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Alopecia is a medical term that refers to any type of hair loss. It can affect anyone, and it can be the result of medical conditions, environmental reasons, normal aging, or genetics. Hair loss is commonly considered a men’s health topic (nearly 2/3 of all men can expect some hair loss by age 60), but women make up 40% of all hair loss sufferers and about 3% of pediatric visits are for hair loss, according to the American Hair Loss Association. The most common type of hair loss is called androgenic alopecia, which is an inherited tendency that happens with aging.

Different Types of Hair Loss

Androgenetic Alopecia

The most common type of hair loss is called androgenic alopecia, which is a hereditary condition that stops producing new hair. Although androgenic alopecia occurs in both men and women, the pattern of hair loss is quite different. Male hairlines tend to recede, resulting in male pattern baldness. For women, the hair becomes thinner over the entire scalp, and the frontal hairline is usually spared.

Telogen Effluvium

This form of hair loss is characterized by a disproportionate number of hairs entering the telogen (resting) phase, without new hairs forming to replace them. Once these hairs are shed, they can leave the scalp with significantly less hair. This type of hair loss often accompanies major medical procedures but is not typically permanent nor leads to total baldness.

Anagen Effluvium

Anagen effluvium is when you lose hair during the anagen or growth stage of the hair cycle. Some of the main causes are infection, toxins, or chemotherapy.

Alopecia Areata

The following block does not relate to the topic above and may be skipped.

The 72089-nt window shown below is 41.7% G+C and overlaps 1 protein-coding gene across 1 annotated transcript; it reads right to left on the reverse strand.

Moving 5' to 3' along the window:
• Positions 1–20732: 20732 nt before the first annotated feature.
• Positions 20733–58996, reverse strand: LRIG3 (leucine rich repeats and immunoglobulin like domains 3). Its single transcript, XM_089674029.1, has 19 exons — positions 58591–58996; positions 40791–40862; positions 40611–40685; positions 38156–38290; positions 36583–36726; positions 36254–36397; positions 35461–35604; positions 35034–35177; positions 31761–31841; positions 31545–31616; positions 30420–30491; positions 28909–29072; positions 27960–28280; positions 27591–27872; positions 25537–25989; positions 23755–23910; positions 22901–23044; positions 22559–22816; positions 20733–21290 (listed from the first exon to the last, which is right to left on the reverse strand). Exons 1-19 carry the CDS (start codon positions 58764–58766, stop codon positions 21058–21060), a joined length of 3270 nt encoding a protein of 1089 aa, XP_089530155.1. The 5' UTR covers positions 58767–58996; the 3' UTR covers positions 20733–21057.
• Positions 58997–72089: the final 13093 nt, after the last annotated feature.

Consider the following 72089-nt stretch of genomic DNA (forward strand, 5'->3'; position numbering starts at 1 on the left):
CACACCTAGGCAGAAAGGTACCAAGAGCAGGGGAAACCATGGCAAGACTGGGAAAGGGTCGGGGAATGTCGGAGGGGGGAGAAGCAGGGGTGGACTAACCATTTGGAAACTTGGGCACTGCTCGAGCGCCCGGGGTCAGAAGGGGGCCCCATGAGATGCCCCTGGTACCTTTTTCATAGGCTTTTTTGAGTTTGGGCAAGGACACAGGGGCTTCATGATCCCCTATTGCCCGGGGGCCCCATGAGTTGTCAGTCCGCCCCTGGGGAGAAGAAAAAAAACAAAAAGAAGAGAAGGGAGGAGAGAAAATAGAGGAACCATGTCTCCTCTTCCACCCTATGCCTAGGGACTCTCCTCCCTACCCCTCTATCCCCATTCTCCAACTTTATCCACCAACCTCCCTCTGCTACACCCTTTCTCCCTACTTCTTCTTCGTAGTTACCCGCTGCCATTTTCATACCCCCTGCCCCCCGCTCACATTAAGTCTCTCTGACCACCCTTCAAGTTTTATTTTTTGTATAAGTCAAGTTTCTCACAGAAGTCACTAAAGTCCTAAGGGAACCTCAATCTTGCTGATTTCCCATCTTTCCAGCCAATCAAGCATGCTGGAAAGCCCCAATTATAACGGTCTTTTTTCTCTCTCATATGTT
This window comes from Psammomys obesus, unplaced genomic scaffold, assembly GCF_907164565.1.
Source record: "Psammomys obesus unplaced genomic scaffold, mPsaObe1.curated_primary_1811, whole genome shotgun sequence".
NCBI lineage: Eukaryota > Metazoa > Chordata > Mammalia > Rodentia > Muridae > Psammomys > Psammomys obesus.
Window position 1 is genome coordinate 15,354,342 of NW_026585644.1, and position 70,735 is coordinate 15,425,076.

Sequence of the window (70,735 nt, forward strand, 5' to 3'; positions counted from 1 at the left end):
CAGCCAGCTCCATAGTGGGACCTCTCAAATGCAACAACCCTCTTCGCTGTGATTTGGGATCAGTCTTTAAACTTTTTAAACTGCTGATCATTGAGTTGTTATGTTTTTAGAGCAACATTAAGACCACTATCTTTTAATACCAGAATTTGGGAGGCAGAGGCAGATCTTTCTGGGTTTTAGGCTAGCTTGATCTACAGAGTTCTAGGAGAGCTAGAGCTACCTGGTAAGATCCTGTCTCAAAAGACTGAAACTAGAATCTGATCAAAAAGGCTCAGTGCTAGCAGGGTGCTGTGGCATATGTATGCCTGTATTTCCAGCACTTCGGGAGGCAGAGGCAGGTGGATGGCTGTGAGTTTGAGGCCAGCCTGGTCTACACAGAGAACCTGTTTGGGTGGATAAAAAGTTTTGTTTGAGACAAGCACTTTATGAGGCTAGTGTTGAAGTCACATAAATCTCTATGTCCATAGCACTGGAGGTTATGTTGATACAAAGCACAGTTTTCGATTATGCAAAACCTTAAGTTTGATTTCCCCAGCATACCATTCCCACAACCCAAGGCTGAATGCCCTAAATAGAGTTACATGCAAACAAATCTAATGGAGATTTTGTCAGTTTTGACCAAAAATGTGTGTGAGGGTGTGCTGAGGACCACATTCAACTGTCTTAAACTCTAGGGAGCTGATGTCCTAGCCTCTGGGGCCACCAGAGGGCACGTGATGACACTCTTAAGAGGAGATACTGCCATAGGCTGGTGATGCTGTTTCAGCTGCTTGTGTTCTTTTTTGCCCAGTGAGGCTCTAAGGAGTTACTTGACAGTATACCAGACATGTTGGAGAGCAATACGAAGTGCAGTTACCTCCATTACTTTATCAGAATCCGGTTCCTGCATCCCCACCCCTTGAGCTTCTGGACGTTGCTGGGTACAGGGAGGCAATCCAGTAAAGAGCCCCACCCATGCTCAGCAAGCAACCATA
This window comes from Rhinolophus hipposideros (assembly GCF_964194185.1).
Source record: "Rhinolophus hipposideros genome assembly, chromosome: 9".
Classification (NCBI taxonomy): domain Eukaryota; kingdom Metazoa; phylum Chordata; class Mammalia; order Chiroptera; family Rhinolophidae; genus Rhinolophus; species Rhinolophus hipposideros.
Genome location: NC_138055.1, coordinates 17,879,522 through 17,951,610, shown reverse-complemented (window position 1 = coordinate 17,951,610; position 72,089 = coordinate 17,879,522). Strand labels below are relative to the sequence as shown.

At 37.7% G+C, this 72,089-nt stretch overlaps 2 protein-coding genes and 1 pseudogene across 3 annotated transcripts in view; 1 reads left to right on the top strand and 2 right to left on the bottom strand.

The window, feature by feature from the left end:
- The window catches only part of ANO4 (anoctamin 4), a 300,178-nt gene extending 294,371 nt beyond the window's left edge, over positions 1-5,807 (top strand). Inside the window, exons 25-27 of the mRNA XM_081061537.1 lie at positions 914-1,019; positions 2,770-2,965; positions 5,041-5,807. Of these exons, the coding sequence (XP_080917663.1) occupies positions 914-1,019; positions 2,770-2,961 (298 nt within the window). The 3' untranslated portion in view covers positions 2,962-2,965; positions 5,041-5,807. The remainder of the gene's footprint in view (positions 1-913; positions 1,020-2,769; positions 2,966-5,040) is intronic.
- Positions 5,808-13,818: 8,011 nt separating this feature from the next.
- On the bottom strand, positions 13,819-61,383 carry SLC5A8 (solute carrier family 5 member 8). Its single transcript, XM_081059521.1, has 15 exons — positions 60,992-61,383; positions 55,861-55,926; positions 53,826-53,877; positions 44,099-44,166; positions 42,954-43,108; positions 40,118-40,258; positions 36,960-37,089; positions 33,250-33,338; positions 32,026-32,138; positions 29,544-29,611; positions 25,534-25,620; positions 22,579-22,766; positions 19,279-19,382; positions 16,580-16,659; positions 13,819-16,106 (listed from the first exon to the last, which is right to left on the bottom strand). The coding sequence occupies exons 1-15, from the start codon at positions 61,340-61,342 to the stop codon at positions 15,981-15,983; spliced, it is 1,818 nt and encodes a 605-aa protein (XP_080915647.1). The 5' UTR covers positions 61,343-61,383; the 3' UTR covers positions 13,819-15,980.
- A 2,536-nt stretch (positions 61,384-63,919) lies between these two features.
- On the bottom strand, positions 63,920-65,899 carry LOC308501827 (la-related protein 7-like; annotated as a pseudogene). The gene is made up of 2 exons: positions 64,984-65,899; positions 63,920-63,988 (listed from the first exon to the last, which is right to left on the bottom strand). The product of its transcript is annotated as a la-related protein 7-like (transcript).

This type of hair loss is a symptom of an autoimmune disease. The body’s immune system attacks healthy cells, including hair follicles. The process can be sudden and lead to complete baldness.

Tinea Capitis

Tinea Capitis is a fungal infection likened to ringworm, as it often leaves a circular pattern of baldness. The scalp may be red and scaly, but the condition is treatable with antifungal medications.

Cicatricial Alopecia

This rare type of hair loss involves hair follicles being destroyed by inflammation and replaced by scar tissue.

Hair Shaft Abnormalities

These forms of hair loss affect the shaft of the hairs, rather than the follicles. Hair production may be normal, but the hairs are breaking, causing the volume to thin. These can often be treated by changing hair routines, but in some cases require medication.

Hair Loss Treatment: How to Stop Hair Loss

On a typical day, humans lose 50 to 100 hairs. If you start noticing unusual hair loss or thinning, the sooner you seek treatment, the better. Your Provider will first try to determine if you have an underlying medical condition, or what might be causing the hair loss.

There are over-the-counter options such as topical minoxidil (Rogaine). It is one of the most common hair loss treatments and is available in formulations for both men and women. Minoxidil can stimulate hair growth and slow down hair loss, but it cannot cure baldness, and it may take up to six months to see any results. Women who may become pregnant also shouldn’t use minoxidil.

Prescription-strength Propecia is another treatment used for cases of male pattern baldness or in women of non-childbearing potential. Platelet-Rich Plasma injections and hair transplants may also be used as a response to hair loss.

You can book an appointment to discuss hair loss treatments with an Alaska Center for Dermatology Provider today.